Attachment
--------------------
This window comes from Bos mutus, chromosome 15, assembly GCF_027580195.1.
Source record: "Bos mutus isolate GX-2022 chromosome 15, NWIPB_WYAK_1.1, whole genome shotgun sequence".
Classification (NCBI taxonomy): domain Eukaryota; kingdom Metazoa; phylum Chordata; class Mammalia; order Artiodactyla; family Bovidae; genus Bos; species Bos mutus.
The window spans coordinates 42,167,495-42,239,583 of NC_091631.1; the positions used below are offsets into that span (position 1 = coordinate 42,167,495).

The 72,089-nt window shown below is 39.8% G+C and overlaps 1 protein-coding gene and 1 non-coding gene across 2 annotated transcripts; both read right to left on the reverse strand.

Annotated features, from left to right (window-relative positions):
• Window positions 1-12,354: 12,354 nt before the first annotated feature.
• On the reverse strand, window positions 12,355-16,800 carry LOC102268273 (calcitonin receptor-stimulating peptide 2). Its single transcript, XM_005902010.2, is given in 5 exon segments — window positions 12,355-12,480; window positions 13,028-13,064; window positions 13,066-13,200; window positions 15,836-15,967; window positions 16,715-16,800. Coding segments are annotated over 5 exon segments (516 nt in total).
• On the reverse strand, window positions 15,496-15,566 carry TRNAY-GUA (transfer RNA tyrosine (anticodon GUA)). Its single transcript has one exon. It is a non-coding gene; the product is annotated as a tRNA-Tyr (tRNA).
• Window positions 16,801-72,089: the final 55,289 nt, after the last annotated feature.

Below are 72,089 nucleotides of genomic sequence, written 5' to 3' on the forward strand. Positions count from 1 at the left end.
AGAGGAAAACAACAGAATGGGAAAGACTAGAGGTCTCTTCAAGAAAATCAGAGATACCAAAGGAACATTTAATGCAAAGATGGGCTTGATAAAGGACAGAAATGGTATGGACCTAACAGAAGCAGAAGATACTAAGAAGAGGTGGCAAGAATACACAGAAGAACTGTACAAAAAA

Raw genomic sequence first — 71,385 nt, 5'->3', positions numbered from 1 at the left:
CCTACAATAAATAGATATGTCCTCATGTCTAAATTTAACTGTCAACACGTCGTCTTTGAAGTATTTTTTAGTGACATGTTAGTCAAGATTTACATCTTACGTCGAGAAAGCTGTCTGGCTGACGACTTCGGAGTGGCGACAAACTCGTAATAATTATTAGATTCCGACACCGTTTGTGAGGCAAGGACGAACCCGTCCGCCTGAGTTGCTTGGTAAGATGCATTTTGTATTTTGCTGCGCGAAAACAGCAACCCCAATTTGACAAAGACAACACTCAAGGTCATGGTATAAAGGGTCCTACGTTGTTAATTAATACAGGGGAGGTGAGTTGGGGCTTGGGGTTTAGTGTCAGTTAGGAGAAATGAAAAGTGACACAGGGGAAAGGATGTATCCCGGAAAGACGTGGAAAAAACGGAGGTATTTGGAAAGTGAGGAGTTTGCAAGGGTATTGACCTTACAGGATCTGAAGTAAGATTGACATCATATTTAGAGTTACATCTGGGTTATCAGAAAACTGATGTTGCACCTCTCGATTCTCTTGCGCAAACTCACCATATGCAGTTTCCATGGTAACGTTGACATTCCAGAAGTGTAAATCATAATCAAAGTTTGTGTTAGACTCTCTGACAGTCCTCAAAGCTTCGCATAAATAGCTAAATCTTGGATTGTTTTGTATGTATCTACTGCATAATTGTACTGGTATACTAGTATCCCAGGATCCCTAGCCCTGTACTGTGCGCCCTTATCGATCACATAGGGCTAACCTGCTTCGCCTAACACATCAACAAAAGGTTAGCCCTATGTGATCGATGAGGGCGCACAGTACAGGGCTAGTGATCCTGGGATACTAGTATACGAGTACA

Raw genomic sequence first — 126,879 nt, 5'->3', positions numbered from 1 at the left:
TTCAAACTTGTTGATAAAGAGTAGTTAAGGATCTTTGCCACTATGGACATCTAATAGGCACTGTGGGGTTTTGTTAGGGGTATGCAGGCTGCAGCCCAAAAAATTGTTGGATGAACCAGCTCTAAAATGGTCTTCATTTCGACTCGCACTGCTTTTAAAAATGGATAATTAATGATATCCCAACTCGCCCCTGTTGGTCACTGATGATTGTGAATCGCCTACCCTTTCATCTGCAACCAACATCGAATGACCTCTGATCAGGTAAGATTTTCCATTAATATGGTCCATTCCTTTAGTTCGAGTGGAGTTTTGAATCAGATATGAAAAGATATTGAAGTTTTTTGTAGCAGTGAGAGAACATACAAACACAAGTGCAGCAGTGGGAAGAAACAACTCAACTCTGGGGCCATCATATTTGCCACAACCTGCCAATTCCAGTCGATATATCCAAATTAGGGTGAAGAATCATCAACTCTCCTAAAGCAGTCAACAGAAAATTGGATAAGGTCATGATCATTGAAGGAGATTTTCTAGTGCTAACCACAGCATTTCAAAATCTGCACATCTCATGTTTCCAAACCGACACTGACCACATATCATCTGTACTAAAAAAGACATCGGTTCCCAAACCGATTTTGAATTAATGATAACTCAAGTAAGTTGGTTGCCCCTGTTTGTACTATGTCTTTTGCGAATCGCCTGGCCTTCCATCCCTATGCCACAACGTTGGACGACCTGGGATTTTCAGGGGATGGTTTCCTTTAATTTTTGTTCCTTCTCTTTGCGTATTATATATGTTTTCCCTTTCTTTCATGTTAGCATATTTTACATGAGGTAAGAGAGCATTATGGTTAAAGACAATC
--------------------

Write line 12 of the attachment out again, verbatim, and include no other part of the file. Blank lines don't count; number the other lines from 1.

AGAGGAAAACAACAGAATGGGAAAGACTAGAGGTCTCTTCAAGAAAATCAGAGATACCAAAGGAACATTTAATGCAAAGATGGGCTTGATAAAGGACAGAAATGGTATGGACCTAACAGAAGCAGAAGATACTAAGAAGAGGTGGCAAGAATACACAGAAGAACTGTACAAAAAA